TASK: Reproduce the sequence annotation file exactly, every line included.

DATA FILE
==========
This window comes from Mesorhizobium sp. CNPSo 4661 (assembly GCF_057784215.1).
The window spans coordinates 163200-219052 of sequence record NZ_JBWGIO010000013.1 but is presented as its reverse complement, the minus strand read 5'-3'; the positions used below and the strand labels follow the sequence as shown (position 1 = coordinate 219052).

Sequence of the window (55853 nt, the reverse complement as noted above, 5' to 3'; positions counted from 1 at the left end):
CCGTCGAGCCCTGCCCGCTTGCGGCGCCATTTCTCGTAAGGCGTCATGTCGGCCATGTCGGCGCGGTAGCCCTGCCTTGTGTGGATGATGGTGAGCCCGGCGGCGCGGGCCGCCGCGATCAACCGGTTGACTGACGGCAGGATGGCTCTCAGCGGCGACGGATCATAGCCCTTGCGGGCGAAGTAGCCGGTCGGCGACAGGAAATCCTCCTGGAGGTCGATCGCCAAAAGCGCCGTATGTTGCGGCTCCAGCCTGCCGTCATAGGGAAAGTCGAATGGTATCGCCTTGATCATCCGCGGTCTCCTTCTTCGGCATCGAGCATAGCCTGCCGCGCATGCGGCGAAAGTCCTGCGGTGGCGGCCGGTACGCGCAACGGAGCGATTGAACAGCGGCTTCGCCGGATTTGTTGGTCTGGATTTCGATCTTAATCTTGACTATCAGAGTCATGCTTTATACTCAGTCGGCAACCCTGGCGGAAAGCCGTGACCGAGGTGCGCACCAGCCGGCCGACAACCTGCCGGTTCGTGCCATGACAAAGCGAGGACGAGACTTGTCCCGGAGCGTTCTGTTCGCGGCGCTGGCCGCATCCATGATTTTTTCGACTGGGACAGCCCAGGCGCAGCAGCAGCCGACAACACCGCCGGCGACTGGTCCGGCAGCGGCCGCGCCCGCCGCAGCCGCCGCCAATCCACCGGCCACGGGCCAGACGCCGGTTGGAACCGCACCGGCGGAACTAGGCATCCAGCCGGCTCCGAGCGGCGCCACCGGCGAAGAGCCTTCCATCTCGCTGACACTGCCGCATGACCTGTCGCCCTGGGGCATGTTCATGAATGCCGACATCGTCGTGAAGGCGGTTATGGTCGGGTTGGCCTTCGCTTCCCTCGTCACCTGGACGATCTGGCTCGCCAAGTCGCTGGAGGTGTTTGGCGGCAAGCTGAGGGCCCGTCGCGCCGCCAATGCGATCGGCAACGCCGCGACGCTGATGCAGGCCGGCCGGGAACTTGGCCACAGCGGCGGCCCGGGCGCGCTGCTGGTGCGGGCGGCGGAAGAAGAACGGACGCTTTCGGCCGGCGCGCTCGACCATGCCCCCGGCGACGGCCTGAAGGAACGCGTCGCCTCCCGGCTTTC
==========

This window comes from Mesorhizobium sp. CNPSo 4661 (assembly GCF_057784215.1).
The window spans coordinates 163200-219052 of sequence record NZ_JBWGIO010000013.1 but is presented as its reverse complement, the minus strand read 5'-3'; the positions used below and the strand labels follow the sequence as shown (position 1 = coordinate 219052).

Sequence of the window (55853 nt, the reverse complement as noted above, 5' to 3'; positions counted from 1 at the left end):
CCGTCGAGCCCTGCCCGCTTGCGGCGCCATTTCTCGTAAGGCGTCATGTCGGCCATGTCGGCGCGGTAGCCCTGCCTTGTGTGGATGATGGTGAGCCCGGCGGCGCGGGCCGCCGCGATCAACCGGTTGACTGACGGCAGGATGGCTCTCAGCGGCGACGGATCATAGCCCTTGCGGGCGAAGTAGCCGGTCGGCGACAGGAAATCCTCCTGGAGGTCGATCGCCAAAAGCGCCGTATGTTGCGGCTCCAGCCTGCCGTCATAGGGAAAGTCGAATGGTATCGCCTTGATCATCCGCGGTCTCCTTCTTCGGCATCGAGCATAGCCTGCCGCGCATGCGGCGAAAGTCCTGCGGTGGCGGCCGGTACGCGCAACGGAGCGATTGAACAGCGGCTTCGCCGGATTTGTTGGTCTGGATTTCGATCTTAATCTTGACTATCAGAGTCATGCTTTATACTCAGTCGGCAACCCTGGCGGAAAGCCGTGACCGAGGTGCGCACCAGCCGGCCGACAACCTGCCGGTTCGTGCCATGACAAAGCGAGGACGAGACTTGTCCCGGAGCGTTCTGTTCGCGGCGCTGGCCGCATCCATGATTTTTTCGACTGGGACAGCCCAGGCGCAGCAGCAGCCGACAACACCGCCGGCGACTGGTCCGGCAGCGGCCGCGCCCGCCGCAGCCGCCGCCAATCCACCGGCCACGGGCCAGACGCCGGTTGGAACCGCACCGGCGGAACTAGGCATCCAGCCGGCTCCGAGCGGCGCCACCGGCGAAGAGCCTTCCATCTCGCTGACACTGCCGCATGACCTGTCGCCCTGGGGCATGTTCATGAATGCCGACATCGTCGTGAAGGCGGTTATGGTCGGGTTGGCCTTCGCTTCCCTCGTCACCTGGACGATCTGGCTCGCCAAGTCGCTGGAGGTGTTTGGCGGCAAGCTGAGGGCCCGTCGCGCCGCCAATGCGATCGGCAACGCCGCGACGCTGATGCAGGCCGGCCGGGAACTTGGCCACAGCGGCGGCCCGGGCGCGCTGCTGGTGCGGGCGGCGGAAGAAGAACGGACGCTTTCGGCCGGCGCGCTCGACCATGCCCCCGGCGACGGCCTGAAGGAACGCGTCGCCTCCCGGCTTTC